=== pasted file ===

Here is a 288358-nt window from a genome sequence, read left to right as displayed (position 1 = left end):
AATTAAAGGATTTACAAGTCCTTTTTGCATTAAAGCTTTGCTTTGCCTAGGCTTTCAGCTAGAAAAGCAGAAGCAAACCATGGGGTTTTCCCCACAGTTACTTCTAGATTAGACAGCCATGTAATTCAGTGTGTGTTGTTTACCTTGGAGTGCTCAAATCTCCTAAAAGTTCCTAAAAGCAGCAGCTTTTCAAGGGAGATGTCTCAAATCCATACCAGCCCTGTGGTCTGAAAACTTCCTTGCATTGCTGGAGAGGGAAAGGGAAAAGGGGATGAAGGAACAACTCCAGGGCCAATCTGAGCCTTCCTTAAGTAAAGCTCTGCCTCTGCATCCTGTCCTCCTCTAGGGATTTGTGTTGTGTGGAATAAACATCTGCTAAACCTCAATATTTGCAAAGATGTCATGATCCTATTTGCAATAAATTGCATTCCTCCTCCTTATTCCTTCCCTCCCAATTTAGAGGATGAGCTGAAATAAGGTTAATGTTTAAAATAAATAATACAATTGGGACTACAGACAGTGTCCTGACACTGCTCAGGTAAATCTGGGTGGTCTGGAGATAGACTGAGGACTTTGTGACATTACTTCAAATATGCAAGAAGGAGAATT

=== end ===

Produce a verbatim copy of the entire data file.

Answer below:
Here is a 288358-nt window from a genome sequence, read left to right as displayed (position 1 = left end):
AATTAAAGGATTTACAAGTCCTTTTTGCATTAAAGCTTTGCTTTGCCTAGGCTTTCAGCTAGAAAAGCAGAAGCAAACCATGGGGTTTTCCCCACAGTTACTTCTAGATTAGACAGCCATGTAATTCAGTGTGTGTTGTTTACCTTGGAGTGCTCAAATCTCCTAAAAGTTCCTAAAAGCAGCAGCTTTTCAAGGGAGATGTCTCAAATCCATACCAGCCCTGTGGTCTGAAAACTTCCTTGCATTGCTGGAGAGGGAAAGGGAAAAGGGGATGAAGGAACAACTCCAGGGCCAATCTGAGCCTTCCTTAAGTAAAGCTCTGCCTCTGCATCCTGTCCTCCTCTAGGGATTTGTGTTGTGTGGAATAAACATCTGCTAAACCTCAATATTTGCAAAGATGTCATGATCCTATTTGCAATAAATTGCATTCCTCCTCCTTATTCCTTCCCTCCCAATTTAGAGGATGAGCTGAAATAAGGTTAATGTTTAAAATAAATAATACAATTGGGACTACAGACAGTGTCCTGACACTGCTCAGGTAAATCTGGGTGGTCTGGAGATAGACTGAGGACTTTGTGACATTACTTCAAATATGCAAGAAGGAGAATT